As two STEM parents, Domingo and I want to raise children strong in the sciences. To that end, we’re always looking at STEM toy recommendations online. Trouble is, I often disagree with what counts as a STEM toy. One list had My Pal, Violet as a “STEM” toy. It’s electronic, sure. But STEM? I just don’t see it.

Here’s this data scientists pick for STEM toys for young kids.

Different kinds of Building Toys

Building toys are the staple of any stem list. Everyone knows building blocks like legos are great for their budding engineer to learn spatial reasoning, and develop of love of design. Peg based connector toys (Lego, Duplo, Mega Blocks, etc) are great but why stop there? By varying the type of toy and how the pieces connect, you’re reinforcing the concepts by introducing new types of challenges, new ways to design and new ways of thinking to your little engineer.

There’s magnet based connectors like Magformers and SmartMax. Gear connectors like Gears! Gears! Gears! is another fun one. You can also go with disc connectors like Brain Flakes and Mighty Molecules. A big hit in our home right now is Think n’ Link.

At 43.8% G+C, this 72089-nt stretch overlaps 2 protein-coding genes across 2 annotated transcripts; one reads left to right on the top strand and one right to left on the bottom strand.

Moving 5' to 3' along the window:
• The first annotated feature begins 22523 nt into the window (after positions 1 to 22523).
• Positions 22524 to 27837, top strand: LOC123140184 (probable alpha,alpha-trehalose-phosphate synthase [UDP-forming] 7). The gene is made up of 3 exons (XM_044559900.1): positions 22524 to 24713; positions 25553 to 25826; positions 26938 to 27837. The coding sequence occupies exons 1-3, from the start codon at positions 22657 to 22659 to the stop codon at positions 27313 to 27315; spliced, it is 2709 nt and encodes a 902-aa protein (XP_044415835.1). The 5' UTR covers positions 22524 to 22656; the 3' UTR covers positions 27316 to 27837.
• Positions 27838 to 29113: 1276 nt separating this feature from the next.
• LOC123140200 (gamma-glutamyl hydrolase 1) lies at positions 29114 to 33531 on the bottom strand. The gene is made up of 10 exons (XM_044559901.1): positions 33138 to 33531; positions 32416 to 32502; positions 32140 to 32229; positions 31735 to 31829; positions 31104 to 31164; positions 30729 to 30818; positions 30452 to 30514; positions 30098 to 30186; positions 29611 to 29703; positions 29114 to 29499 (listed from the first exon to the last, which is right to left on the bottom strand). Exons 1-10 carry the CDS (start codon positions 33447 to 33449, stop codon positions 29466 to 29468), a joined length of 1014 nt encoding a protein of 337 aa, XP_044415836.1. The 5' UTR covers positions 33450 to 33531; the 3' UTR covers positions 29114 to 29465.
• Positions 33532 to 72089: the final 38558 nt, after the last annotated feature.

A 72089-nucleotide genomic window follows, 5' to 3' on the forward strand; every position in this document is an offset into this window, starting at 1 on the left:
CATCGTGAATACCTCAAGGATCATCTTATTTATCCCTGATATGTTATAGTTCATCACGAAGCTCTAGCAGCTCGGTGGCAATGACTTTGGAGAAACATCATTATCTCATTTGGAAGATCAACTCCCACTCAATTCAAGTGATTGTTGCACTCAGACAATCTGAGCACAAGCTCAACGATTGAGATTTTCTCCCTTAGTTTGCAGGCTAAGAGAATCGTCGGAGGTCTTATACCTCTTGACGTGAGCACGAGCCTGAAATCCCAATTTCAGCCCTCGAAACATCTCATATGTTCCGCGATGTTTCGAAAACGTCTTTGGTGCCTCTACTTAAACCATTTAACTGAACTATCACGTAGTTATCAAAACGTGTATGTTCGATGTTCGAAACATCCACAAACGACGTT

Curious George the Astronaut

To me a good STEM toy is one that gets a child interested in a STEM topic, and not necessarily building a critical STEM skill. If you don’t encourage kids’ interests they can sometimes fade. One way to do that is to include a plushy toy they can role play with. When the girls showed interest in space we encouraged it with a Curious George the Astronaut plushie and an Astronaut custom. We build rocket ships for George out of Mega Blocks.

We noticed a similar impact with our Alexa. It sparked Nicole’s interest enough to get her thinking about robots. Even though it’s not a toy, we did get a STEM benefit from it.

Microscope/Binoculars

Anything that helps kids look at their world differently is going to help inspire them to think about their world in different ways. In this category I really like the Geosafari Miscroscope and Geosafari Kidnoculars. Both are designed well for little faces, and don’t require focusing which make them very easy to use. The binoculars in particular are a favorite because the rubber grip eye piece makes it super easy for even Alexis to use.